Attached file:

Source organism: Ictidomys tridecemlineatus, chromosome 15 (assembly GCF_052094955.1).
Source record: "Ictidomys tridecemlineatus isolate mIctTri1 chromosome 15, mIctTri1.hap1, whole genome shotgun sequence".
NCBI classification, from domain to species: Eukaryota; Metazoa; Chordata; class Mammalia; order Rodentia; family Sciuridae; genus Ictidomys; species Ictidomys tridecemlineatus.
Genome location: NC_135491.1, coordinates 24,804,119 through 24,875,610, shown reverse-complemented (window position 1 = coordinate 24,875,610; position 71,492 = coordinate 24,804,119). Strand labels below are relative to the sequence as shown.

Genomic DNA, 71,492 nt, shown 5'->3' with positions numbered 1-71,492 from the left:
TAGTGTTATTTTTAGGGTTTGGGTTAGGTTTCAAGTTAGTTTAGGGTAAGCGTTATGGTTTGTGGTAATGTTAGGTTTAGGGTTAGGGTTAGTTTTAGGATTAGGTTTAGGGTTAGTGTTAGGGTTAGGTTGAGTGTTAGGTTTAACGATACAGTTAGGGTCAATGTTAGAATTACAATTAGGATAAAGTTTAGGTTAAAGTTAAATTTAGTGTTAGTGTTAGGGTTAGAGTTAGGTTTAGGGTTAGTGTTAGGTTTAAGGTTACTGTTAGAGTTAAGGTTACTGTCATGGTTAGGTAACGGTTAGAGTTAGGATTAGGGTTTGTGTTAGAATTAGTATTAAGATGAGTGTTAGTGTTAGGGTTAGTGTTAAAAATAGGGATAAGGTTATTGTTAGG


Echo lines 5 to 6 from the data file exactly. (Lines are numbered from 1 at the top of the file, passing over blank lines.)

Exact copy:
Genomic DNA, 71,492 nt, shown 5'->3' with positions numbered 1-71,492 from the left:
TAGTGTTATTTTTAGGGTTTGGGTTAGGTTTCAAGTTAGTTTAGGGTAAGCGTTATGGTTTGTGGTAATGTTAGGTTTAGGGTTAGGGTTAGTTTTAGGATTAGGTTTAGGGTTAGTGTTAGGGTTAGGTTGAGTGTTAGGTTTAACGATACAGTTAGGGTCAATGTTAGAATTACAATTAGGATAAAGTTTAGGTTAAAGTTAAATTTAGTGTTAGTGTTAGGGTTAGAGTTAGGTTTAGGGTTAGTGTTAGGTTTAAGGTTACTGTTAGAGTTAAGGTTACTGTCATGGTTAGGTAACGGTTAGAGTTAGGATTAGGGTTTGTGTTAGAATTAGTATTAAGATGAGTGTTAGTGTTAGGGTTAGTGTTAAAAATAGGGATAAGGTTATTGTTAGG